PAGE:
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Re: GPL, yet again. (The kernel is a lot like a shared library)

> The difference is that when you talk about dynamic linking, the
> 'replacement' means fiddling with linker options or package
> dependencies. It is indeed nonsense to conclude that doing these
> things would change the copyright status of the program using the
> libraries.

in the case of dynamic linking, IMHO, 'replacement' means:

cd /usr/lib
rm libopenssl.so
ln -sf libnovossl.so libopenssl.so

This did not change programX; next time programX is loaded, it will
execute with libnovossl instead of libopenssl. I can't see how can
programX possibly be a derivative work of libopenssl or of libnvossl.
Can you please explain it to me, like if I was a four-year-old? I am
asking politely.

> Your entire argument is based on the fact that it's nonsense for
> dynamic linking because replacing one external run-time library with
> another shouldn't change the copyright status of the program using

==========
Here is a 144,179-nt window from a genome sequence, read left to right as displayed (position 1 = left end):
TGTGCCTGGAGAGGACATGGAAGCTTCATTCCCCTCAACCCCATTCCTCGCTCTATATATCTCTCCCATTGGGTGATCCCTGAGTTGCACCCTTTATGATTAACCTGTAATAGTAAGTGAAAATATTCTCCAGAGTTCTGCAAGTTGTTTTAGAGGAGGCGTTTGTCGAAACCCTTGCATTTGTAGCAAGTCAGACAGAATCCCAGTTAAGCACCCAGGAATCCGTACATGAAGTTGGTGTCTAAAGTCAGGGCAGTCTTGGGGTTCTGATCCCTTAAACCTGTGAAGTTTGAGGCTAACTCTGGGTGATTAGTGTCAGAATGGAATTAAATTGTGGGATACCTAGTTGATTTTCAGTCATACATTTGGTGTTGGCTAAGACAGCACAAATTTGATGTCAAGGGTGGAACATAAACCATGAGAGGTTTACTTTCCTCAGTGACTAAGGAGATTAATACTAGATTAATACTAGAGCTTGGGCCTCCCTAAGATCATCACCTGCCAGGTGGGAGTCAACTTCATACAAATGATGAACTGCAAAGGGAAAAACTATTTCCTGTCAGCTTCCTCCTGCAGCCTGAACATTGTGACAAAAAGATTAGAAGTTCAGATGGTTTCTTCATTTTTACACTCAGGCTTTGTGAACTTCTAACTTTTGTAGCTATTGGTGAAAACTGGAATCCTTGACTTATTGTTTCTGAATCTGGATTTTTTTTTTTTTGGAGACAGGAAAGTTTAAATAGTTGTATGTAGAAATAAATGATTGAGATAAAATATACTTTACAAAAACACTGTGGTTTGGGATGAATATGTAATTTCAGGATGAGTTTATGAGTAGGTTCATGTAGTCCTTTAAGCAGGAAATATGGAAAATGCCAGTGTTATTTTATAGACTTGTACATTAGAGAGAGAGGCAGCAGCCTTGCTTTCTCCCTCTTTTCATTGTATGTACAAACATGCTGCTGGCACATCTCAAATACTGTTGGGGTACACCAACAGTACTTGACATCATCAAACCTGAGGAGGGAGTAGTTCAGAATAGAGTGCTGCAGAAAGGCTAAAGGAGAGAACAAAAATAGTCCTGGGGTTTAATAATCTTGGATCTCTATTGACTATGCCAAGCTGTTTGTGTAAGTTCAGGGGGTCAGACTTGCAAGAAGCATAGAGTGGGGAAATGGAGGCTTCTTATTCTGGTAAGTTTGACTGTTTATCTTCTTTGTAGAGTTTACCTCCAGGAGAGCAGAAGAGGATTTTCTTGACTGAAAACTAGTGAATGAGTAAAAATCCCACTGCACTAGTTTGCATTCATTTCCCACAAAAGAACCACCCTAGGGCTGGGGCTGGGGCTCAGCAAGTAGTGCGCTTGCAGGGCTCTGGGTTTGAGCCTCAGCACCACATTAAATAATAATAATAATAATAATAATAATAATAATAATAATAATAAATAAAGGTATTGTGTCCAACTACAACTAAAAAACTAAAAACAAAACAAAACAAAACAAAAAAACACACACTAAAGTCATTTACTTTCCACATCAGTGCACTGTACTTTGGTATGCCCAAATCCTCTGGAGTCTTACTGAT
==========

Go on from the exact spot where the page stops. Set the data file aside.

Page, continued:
> it. Yes, it's nonsense - but you're the one who introduced it. The
> introduction of dynamic linking was the mistaken assumption.

Why is the introduction of dynamic linking the mistaken assumption?
Almost every program vs. lib relationship in Debian is via dynamic
linking. What is really on the table here is: Debian distributes 
programX.deb (containing /usr/bin/programX), openssl.deb (containing
/usr/lib/libopenssl.so.X.Y), and novossl.deb (containing
/usr/lib/libnovossl.so.X.Y). [programX = GPL, novossl = GPL]
I want to know exactly why and how the GPL forbids the postinst
script for any of the libraries of setting up the /usr/lib/libssl.so
symlink pointing to its own library. If someone gives me a nice,
logically sound argument, I'll shut up.


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